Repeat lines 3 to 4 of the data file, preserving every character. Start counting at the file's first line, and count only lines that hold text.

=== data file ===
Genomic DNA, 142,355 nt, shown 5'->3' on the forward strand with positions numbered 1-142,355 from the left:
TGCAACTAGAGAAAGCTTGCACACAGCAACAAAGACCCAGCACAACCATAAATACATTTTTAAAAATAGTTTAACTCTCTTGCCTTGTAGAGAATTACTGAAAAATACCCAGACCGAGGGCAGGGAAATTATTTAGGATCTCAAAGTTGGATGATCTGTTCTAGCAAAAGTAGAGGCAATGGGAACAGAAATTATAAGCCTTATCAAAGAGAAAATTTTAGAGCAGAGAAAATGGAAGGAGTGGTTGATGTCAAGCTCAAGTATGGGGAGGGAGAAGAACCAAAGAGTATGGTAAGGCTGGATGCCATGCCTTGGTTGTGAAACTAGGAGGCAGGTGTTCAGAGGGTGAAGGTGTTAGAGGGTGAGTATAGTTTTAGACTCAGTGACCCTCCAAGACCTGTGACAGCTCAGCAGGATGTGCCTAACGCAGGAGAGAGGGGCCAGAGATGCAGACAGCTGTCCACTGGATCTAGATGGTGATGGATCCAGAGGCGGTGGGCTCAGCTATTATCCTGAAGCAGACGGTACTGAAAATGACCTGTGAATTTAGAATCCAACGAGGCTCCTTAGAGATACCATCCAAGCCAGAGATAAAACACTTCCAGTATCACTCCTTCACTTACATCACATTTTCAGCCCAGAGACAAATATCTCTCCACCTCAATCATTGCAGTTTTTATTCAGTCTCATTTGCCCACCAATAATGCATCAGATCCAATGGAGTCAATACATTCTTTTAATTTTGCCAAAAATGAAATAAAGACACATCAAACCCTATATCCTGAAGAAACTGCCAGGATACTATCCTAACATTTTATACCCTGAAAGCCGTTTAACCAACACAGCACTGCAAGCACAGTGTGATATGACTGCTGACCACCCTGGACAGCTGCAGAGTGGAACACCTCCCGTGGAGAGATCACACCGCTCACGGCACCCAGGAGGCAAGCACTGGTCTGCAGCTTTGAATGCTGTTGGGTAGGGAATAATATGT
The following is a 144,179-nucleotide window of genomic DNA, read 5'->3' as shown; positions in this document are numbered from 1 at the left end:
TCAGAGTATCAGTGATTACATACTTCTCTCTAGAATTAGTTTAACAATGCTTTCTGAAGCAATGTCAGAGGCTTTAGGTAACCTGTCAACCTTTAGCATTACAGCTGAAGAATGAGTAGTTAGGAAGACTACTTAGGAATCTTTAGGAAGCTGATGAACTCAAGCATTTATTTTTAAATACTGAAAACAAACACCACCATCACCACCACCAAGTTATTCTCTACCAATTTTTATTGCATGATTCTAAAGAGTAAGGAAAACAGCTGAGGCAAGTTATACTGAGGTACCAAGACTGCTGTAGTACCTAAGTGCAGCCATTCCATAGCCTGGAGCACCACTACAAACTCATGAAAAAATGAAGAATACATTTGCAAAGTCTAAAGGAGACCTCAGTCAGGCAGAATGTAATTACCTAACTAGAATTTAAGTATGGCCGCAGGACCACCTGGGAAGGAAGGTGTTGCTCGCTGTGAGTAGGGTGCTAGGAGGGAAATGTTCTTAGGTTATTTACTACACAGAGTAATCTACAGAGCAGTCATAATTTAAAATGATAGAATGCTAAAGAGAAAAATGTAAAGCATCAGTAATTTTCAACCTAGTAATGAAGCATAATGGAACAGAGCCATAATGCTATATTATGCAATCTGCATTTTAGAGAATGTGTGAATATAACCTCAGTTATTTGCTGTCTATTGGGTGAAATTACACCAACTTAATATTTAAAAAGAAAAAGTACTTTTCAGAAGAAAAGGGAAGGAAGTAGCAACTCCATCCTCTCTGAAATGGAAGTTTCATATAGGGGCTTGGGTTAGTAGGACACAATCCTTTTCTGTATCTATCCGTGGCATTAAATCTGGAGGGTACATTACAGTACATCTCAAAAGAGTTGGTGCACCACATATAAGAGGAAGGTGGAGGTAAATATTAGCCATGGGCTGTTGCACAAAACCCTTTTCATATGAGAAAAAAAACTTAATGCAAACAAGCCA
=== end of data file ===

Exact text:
The following is a 144,179-nucleotide window of genomic DNA, read 5'->3' as shown; positions in this document are numbered from 1 at the left end:
TCAGAGTATCAGTGATTACATACTTCTCTCTAGAATTAGTTTAACAATGCTTTCTGAAGCAATGTCAGAGGCTTTAGGTAACCTGTCAACCTTTAGCATTACAGCTGAAGAATGAGTAGTTAGGAAGACTACTTAGGAATCTTTAGGAAGCTGATGAACTCAAGCATTTATTTTTAAATACTGAAAACAAACACCACCATCACCACCACCAAGTTATTCTCTACCAATTTTTATTGCATGATTCTAAAGAGTAAGGAAAACAGCTGAGGCAAGTTATACTGAGGTACCAAGACTGCTGTAGTACCTAAGTGCAGCCATTCCATAGCCTGGAGCACCACTACAAACTCATGAAAAAATGAAGAATACATTTGCAAAGTCTAAAGGAGACCTCAGTCAGGCAGAATGTAATTACCTAACTAGAATTTAAGTATGGCCGCAGGACCACCTGGGAAGGAAGGTGTTGCTCGCTGTGAGTAGGGTGCTAGGAGGGAAATGTTCTTAGGTTATTTACTACACAGAGTAATCTACAGAGCAGTCATAATTTAAAATGATAGAATGCTAAAGAGAAAAATGTAAAGCATCAGTAATTTTCAACCTAGTAATGAAGCATAATGGAACAGAGCCATAATGCTATATTATGCAATCTGCATTTTAGAGAATGTGTGAATATAACCTCAGTTATTTGCTGTCTATTGGGTGAAATTACACCAACTTAATATTTAAAAAGAAAAAGTACTTTTCAGAAGAAAAGGGAAGGAAGTAGCAACTCCATCCTCTCTGAAATGGAAGTTTCATATAGGGGCTTGGGTTAGTAGGACACAATCCTTTTCTGTATCTATCCGTGGCATTAAATCTGGAGGGTACATTACAGTACATCTCAAAAGAGTTGGTGCACCACATATAAGAGGAAGGTGGAGGTAAATATTAGCCATGGGCTGTTGCACAAAACCCTTTTCATATGAGAAAAAAAACTTAATGCAAACAAGCCA